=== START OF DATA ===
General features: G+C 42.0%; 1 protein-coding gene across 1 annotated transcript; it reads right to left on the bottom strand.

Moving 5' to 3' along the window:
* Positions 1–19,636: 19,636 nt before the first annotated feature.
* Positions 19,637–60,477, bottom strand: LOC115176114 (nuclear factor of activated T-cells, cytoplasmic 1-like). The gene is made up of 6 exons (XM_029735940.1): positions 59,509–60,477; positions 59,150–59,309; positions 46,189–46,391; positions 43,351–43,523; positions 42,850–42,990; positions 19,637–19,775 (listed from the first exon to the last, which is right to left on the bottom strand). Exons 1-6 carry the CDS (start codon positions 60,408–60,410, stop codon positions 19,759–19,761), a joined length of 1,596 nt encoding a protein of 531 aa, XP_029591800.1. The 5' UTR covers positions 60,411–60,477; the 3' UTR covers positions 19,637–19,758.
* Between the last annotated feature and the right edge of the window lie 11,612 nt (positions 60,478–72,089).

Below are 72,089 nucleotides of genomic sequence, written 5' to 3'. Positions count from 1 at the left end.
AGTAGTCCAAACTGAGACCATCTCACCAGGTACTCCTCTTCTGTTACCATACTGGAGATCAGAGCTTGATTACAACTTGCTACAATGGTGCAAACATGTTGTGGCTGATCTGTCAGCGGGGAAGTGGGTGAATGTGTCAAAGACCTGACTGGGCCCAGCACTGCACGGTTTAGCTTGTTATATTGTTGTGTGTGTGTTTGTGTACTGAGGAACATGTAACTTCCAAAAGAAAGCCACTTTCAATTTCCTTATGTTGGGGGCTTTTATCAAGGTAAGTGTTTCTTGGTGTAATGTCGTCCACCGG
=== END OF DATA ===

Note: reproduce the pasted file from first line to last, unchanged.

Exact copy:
General features: G+C 42.0%; 1 protein-coding gene across 1 annotated transcript; it reads right to left on the bottom strand.

Moving 5' to 3' along the window:
* Positions 1–19,636: 19,636 nt before the first annotated feature.
* Positions 19,637–60,477, bottom strand: LOC115176114 (nuclear factor of activated T-cells, cytoplasmic 1-like). The gene is made up of 6 exons (XM_029735940.1): positions 59,509–60,477; positions 59,150–59,309; positions 46,189–46,391; positions 43,351–43,523; positions 42,850–42,990; positions 19,637–19,775 (listed from the first exon to the last, which is right to left on the bottom strand). Exons 1-6 carry the CDS (start codon positions 60,408–60,410, stop codon positions 19,759–19,761), a joined length of 1,596 nt encoding a protein of 531 aa, XP_029591800.1. The 5' UTR covers positions 60,411–60,477; the 3' UTR covers positions 19,637–19,758.
* Between the last annotated feature and the right edge of the window lie 11,612 nt (positions 60,478–72,089).

Below are 72,089 nucleotides of genomic sequence, written 5' to 3'. Positions count from 1 at the left end.
AGTAGTCCAAACTGAGACCATCTCACCAGGTACTCCTCTTCTGTTACCATACTGGAGATCAGAGCTTGATTACAACTTGCTACAATGGTGCAAACATGTTGTGGCTGATCTGTCAGCGGGGAAGTGGGTGAATGTGTCAAAGACCTGACTGGGCCCAGCACTGCACGGTTTAGCTTGTTATATTGTTGTGTGTGTGTTTGTGTACTGAGGAACATGTAACTTCCAAAAGAAAGCCACTTTCAATTTCCTTATGTTGGGGGCTTTTATCAAGGTAAGTGTTTCTTGGTGTAATGTCGTCCACCGG